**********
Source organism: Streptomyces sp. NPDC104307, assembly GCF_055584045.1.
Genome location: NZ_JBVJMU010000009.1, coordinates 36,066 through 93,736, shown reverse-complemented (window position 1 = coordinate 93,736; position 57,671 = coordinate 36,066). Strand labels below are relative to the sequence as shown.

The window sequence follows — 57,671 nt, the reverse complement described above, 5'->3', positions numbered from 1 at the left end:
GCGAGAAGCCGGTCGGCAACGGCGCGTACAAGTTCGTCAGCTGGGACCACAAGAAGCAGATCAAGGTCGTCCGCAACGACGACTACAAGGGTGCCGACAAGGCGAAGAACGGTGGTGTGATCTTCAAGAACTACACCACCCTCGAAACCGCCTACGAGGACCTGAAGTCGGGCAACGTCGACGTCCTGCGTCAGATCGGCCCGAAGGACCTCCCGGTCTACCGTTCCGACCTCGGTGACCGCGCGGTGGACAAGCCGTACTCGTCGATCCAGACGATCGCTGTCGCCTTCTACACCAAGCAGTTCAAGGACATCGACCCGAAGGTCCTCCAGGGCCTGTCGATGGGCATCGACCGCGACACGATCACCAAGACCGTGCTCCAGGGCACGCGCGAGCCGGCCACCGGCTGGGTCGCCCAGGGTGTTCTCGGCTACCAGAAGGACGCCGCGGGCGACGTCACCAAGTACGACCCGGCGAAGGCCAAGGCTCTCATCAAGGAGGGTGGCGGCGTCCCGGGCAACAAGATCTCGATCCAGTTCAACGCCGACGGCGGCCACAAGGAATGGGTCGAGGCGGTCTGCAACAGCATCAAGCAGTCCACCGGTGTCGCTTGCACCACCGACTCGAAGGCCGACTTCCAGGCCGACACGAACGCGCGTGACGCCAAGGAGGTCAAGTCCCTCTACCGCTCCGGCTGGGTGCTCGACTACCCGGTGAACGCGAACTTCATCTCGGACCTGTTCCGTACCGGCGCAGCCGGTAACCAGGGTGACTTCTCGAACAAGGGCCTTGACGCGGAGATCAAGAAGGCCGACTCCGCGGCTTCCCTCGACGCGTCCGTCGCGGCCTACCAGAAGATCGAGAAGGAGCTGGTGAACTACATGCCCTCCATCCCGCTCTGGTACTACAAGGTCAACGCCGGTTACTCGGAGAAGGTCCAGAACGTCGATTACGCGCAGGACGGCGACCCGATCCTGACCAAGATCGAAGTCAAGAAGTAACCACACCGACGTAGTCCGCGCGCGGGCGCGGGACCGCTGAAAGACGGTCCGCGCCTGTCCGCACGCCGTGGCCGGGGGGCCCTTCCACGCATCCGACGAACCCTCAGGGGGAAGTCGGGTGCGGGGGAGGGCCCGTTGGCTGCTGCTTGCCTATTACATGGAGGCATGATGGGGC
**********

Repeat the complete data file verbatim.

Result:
Source organism: Streptomyces sp. NPDC104307, assembly GCF_055584045.1.
Genome location: NZ_JBVJMU010000009.1, coordinates 36,066 through 93,736, shown reverse-complemented (window position 1 = coordinate 93,736; position 57,671 = coordinate 36,066). Strand labels below are relative to the sequence as shown.

The window sequence follows — 57,671 nt, the reverse complement described above, 5'->3', positions numbered from 1 at the left end:
GCGAGAAGCCGGTCGGCAACGGCGCGTACAAGTTCGTCAGCTGGGACCACAAGAAGCAGATCAAGGTCGTCCGCAACGACGACTACAAGGGTGCCGACAAGGCGAAGAACGGTGGTGTGATCTTCAAGAACTACACCACCCTCGAAACCGCCTACGAGGACCTGAAGTCGGGCAACGTCGACGTCCTGCGTCAGATCGGCCCGAAGGACCTCCCGGTCTACCGTTCCGACCTCGGTGACCGCGCGGTGGACAAGCCGTACTCGTCGATCCAGACGATCGCTGTCGCCTTCTACACCAAGCAGTTCAAGGACATCGACCCGAAGGTCCTCCAGGGCCTGTCGATGGGCATCGACCGCGACACGATCACCAAGACCGTGCTCCAGGGCACGCGCGAGCCGGCCACCGGCTGGGTCGCCCAGGGTGTTCTCGGCTACCAGAAGGACGCCGCGGGCGACGTCACCAAGTACGACCCGGCGAAGGCCAAGGCTCTCATCAAGGAGGGTGGCGGCGTCCCGGGCAACAAGATCTCGATCCAGTTCAACGCCGACGGCGGCCACAAGGAATGGGTCGAGGCGGTCTGCAACAGCATCAAGCAGTCCACCGGTGTCGCTTGCACCACCGACTCGAAGGCCGACTTCCAGGCCGACACGAACGCGCGTGACGCCAAGGAGGTCAAGTCCCTCTACCGCTCCGGCTGGGTGCTCGACTACCCGGTGAACGCGAACTTCATCTCGGACCTGTTCCGTACCGGCGCAGCCGGTAACCAGGGTGACTTCTCGAACAAGGGCCTTGACGCGGAGATCAAGAAGGCCGACTCCGCGGCTTCCCTCGACGCGTCCGTCGCGGCCTACCAGAAGATCGAGAAGGAGCTGGTGAACTACATGCCCTCCATCCCGCTCTGGTACTACAAGGTCAACGCCGGTTACTCGGAGAAGGTCCAGAACGTCGATTACGCGCAGGACGGCGACCCGATCCTGACCAAGATCGAAGTCAAGAAGTAACCACACCGACGTAGTCCGCGCGCGGGCGCGGGACCGCTGAAAGACGGTCCGCGCCTGTCCGCACGCCGTGGCCGGGGGGCCCTTCCACGCATCCGACGAACCCTCAGGGGGAAGTCGGGTGCGGGGGAGGGCCCGTTGGCTGCTGCTTGCCTATTACATGGAGGCATGATGGGGC